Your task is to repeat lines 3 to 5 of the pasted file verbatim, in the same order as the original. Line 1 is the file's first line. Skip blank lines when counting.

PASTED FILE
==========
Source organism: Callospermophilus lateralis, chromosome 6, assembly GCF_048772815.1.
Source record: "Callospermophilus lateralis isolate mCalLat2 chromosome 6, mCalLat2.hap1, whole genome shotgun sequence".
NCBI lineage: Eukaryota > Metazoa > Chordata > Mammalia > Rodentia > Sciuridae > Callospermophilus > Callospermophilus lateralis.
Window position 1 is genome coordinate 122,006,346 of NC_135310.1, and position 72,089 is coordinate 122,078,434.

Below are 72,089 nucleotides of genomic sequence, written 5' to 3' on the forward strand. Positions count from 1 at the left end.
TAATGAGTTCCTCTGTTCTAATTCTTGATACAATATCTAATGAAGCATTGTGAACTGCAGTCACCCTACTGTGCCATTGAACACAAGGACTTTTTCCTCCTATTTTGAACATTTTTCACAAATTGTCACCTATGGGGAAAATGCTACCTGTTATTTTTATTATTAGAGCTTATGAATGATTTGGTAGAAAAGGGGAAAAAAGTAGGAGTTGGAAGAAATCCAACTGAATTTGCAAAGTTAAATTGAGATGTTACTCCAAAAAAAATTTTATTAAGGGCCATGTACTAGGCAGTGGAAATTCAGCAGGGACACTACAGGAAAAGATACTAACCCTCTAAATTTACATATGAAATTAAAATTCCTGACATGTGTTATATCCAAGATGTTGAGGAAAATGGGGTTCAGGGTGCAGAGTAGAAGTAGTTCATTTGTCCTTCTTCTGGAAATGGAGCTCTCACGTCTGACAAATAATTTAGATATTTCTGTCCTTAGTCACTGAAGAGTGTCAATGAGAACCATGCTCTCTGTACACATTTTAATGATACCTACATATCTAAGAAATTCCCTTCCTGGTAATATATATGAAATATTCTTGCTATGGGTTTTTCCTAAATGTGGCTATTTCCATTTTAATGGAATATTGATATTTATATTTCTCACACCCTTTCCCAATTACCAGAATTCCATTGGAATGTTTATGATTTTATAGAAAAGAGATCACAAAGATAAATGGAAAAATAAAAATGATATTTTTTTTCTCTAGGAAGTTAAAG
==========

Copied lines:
NCBI lineage: Eukaryota > Metazoa > Chordata > Mammalia > Rodentia > Sciuridae > Callospermophilus > Callospermophilus lateralis.
Window position 1 is genome coordinate 122,006,346 of NC_135310.1, and position 72,089 is coordinate 122,078,434.

Below are 72,089 nucleotides of genomic sequence, written 5' to 3' on the forward strand. Positions count from 1 at the left end.